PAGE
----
Padma Lakshmi is a taco fiend and shares her favorite taco hot spots in New York City.
For a complete transcript of Padma's Vlog, jump to Page 3. Part 1:
I was really excited about the Quickfire because I love tacos. I can tell you where, you know, every Mexican restaurant is within a mile radius of my house here in New York City. And I am a taco fiend, so I was really excited to have Rick Bayless on.
You know there's a difference between a street taco and a high-end alta cucina taco or haute cuisine taco, but they have one common denominator which is taste, and which is the crunch of the taco, and the little portion of the taco. So even a street taco has to be tangy, and spicy, and juicy, and slightly greasy, but not so greasy that you can't eat a bunch of 'em and feel sick. So, I don't think there's that much difference between a street taco and an haute cuisine taco. I would think that the difference would be in technique, in the knife skills, and maybe in some, you know, much more luxurious ingredients -- you know cause you're paying more, you're in a fine dining environment. So it was really nice to see that, and I was really surprised Manuel didn't do better on that. I really was. I fully expected him to ace it. And that was very telling, and not in a good way.
The best taco in New York is at Barrio Chino or La Esquina. They're all down in the Village, in SoHo, or in the East Village. There are tons of good taco places. I'm not going to tell you all of them because then I won't get a reservation, but those are two good places.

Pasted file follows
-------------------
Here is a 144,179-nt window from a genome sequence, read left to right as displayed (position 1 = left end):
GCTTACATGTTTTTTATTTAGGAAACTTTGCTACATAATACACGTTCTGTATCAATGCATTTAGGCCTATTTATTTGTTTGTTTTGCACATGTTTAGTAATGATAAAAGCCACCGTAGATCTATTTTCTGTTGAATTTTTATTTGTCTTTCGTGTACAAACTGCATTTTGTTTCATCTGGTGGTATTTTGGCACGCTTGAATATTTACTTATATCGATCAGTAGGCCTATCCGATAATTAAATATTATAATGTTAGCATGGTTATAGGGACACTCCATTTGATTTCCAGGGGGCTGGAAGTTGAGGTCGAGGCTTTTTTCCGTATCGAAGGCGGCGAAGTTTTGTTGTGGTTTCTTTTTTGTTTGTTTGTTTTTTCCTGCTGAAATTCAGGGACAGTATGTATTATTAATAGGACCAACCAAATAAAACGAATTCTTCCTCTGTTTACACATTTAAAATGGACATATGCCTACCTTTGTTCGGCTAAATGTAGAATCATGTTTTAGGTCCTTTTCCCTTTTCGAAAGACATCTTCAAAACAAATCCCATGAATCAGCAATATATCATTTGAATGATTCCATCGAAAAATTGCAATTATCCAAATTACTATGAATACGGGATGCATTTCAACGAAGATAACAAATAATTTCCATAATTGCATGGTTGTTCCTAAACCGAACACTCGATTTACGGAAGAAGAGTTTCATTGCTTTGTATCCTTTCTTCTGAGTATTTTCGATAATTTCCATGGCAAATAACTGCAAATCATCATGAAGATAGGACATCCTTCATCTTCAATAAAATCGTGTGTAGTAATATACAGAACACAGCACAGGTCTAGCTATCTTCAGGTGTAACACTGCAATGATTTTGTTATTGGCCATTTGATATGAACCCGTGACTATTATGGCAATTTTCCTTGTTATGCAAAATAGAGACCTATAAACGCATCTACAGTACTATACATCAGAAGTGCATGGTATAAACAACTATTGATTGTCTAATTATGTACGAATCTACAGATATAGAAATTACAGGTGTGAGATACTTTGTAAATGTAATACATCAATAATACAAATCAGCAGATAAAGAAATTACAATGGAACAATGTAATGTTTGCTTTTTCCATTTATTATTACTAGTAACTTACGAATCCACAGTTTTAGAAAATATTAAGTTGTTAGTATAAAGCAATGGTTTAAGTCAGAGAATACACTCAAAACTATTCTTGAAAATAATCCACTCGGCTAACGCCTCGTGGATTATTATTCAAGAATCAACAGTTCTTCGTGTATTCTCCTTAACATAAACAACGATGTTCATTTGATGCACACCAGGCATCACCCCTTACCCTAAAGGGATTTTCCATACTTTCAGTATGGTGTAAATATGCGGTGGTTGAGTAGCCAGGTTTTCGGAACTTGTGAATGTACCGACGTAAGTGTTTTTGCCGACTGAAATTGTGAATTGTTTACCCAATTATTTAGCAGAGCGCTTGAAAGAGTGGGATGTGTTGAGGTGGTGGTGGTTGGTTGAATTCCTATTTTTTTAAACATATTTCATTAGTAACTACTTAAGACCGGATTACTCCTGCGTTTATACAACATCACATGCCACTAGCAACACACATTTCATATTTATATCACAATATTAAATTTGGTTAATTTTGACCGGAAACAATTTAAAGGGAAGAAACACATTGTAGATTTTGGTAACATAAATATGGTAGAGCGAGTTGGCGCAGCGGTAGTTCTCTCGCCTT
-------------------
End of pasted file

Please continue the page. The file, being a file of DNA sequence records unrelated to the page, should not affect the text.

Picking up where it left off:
So, I was really excited about the Block Party challenge. For one, it meant we got, you know, to take a field trip. Two, we got to really meet normal, suburban people in the Midwest. And three, I just love a block party. So, that's what this challenge was about. It was really about Macgyvering. It was about using what you had, making do, and making it fabulous. And you know because it was a block party environment, again, somewhat of a potluck, it really was a lot more forgiving. So it was very important also to make something that was a crowd-pleaser. And that's important as a businessperson when you're making a restaurant, you know, you want to put that weird thing on the menu, but if you stock your pantry and only two people order it a week, that's not going to be a successful menu in your restaurant.
If you went into my pantry, you would find sumac powder, and yuzu, and orange oil, and frozen filo pastry. You would also find lots of pickles, and condiments, and sugar-honey butter, lots of green mangoes, and coconut.
You know, I have to tell you, Erik didn't lose because he made a corn dog -- he lost because he made a crappy corn dog. So, you know, a corn dog is something, again, like a blini, unless you can execute it, don't do it. Because it's a childhood favorite, and everyone has very strong opinions about these very classic dishes. Whether it's something very elevated, you know, like a boeuf bourguignon or something as lowly and beloved as the corn dog.